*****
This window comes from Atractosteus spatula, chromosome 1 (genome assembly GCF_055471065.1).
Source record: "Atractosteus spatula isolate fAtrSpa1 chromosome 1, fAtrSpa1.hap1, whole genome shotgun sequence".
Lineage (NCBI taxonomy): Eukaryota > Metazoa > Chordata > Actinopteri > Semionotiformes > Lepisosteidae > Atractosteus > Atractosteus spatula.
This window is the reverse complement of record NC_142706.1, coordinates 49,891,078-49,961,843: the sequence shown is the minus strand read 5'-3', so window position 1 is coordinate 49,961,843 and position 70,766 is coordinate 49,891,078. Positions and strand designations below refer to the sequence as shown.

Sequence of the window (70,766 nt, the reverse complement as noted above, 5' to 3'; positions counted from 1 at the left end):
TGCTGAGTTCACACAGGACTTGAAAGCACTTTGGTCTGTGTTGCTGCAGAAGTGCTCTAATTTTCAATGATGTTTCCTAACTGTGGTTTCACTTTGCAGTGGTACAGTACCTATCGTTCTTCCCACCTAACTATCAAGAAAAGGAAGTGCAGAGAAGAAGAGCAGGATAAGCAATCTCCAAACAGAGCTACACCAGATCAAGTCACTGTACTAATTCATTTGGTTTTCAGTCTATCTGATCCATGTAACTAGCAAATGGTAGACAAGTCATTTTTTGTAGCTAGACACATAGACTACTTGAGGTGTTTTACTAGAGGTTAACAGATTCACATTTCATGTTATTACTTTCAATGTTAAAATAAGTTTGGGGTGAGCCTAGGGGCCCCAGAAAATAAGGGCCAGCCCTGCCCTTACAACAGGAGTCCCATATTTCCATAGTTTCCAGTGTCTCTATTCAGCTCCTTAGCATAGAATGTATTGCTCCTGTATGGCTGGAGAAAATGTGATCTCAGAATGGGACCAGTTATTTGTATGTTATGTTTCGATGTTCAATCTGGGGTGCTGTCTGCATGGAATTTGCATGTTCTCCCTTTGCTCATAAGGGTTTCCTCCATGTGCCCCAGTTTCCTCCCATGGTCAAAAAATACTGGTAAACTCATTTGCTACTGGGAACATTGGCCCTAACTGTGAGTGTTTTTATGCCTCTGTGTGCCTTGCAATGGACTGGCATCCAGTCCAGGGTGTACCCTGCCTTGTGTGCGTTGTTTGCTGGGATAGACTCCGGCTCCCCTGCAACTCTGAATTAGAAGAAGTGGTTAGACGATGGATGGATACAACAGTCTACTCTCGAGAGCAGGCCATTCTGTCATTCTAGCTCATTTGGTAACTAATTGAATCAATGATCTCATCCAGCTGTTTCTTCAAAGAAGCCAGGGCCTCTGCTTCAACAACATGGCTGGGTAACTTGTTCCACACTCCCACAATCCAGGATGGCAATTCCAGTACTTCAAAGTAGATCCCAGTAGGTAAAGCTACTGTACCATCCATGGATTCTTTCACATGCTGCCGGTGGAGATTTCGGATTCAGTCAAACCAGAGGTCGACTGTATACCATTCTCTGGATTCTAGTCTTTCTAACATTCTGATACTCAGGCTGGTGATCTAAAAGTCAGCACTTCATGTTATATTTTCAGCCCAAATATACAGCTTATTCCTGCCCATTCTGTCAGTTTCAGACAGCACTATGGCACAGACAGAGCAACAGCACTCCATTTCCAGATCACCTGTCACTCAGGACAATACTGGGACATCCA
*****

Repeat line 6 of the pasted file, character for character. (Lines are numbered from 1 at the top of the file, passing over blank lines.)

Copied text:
TGCTGAGTTCACACAGGACTTGAAAGCACTTTGGTCTGTGTTGCTGCAGAAGTGCTCTAATTTTCAATGATGTTTCCTAACTGTGGTTTCACTTTGCAGTGGTACAGTACCTATCGTTCTTCCCACCTAACTATCAAGAAAAGGAAGTGCAGAGAAGAAGAGCAGGATAAGCAATCTCCAAACAGAGCTACACCAGATCAAGTCACTGTACTAATTCATTTGGTTTTCAGTCTATCTGATCCATGTAACTAGCAAATGGTAGACAAGTCATTTTTTGTAGCTAGACACATAGACTACTTGAGGTGTTTTACTAGAGGTTAACAGATTCACATTTCATGTTATTACTTTCAATGTTAAAATAAGTTTGGGGTGAGCCTAGGGGCCCCAGAAAATAAGGGCCAGCCCTGCCCTTACAACAGGAGTCCCATATTTCCATAGTTTCCAGTGTCTCTATTCAGCTCCTTAGCATAGAATGTATTGCTCCTGTATGGCTGGAGAAAATGTGATCTCAGAATGGGACCAGTTATTTGTATGTTATGTTTCGATGTTCAATCTGGGGTGCTGTCTGCATGGAATTTGCATGTTCTCCCTTTGCTCATAAGGGTTTCCTCCATGTGCCCCAGTTTCCTCCCATGGTCAAAAAATACTGGTAAACTCATTTGCTACTGGGAACATTGGCCCTAACTGTGAGTGTTTTTATGCCTCTGTGTGCCTTGCAATGGACTGGCATCCAGTCCAGGGTGTACCCTGCCTTGTGTGCGTTGTTTGCTGGGATAGACTCCGGCTCCCCTGCAACTCTGAATTAGAAGAAGTGGTTAGACGATGGATGGATACAACAGTCTACTCTCGAGAGCAGGCCATTCTGTCATTCTAGCTCATTTGGTAACTAATTGAATCAATGATCTCATCCAGCTGTTTCTTCAAAGAAGCCAGGGCCTCTGCTTCAACAACATGGCTGGGTAACTTGTTCCACACTCCCACAATCCAGGATGGCAATTCCAGTACTTCAAAGTAGATCCCAGTAGGTAAAGCTACTGTACCATCCATGGATTCTTTCACATGCTGCCGGTGGAGATTTCGGATTCAGTCAAACCAGAGGTCGACTGTATACCATTCTCTGGATTCTAGTCTTTCTAACATTCTGATACTCAGGCTGGTGATCTAAAAGTCAGCACTTCATGTTATATTTTCAGCCCAAATATACAGCTTATTCCTGCCCATTCTGTCAGTTTCAGACAGCACTATGGCACAGACAGAGCAACAGCACTCCATTTCCAGATCACCTGTCACTCAGGACAATACTGGGACATCCA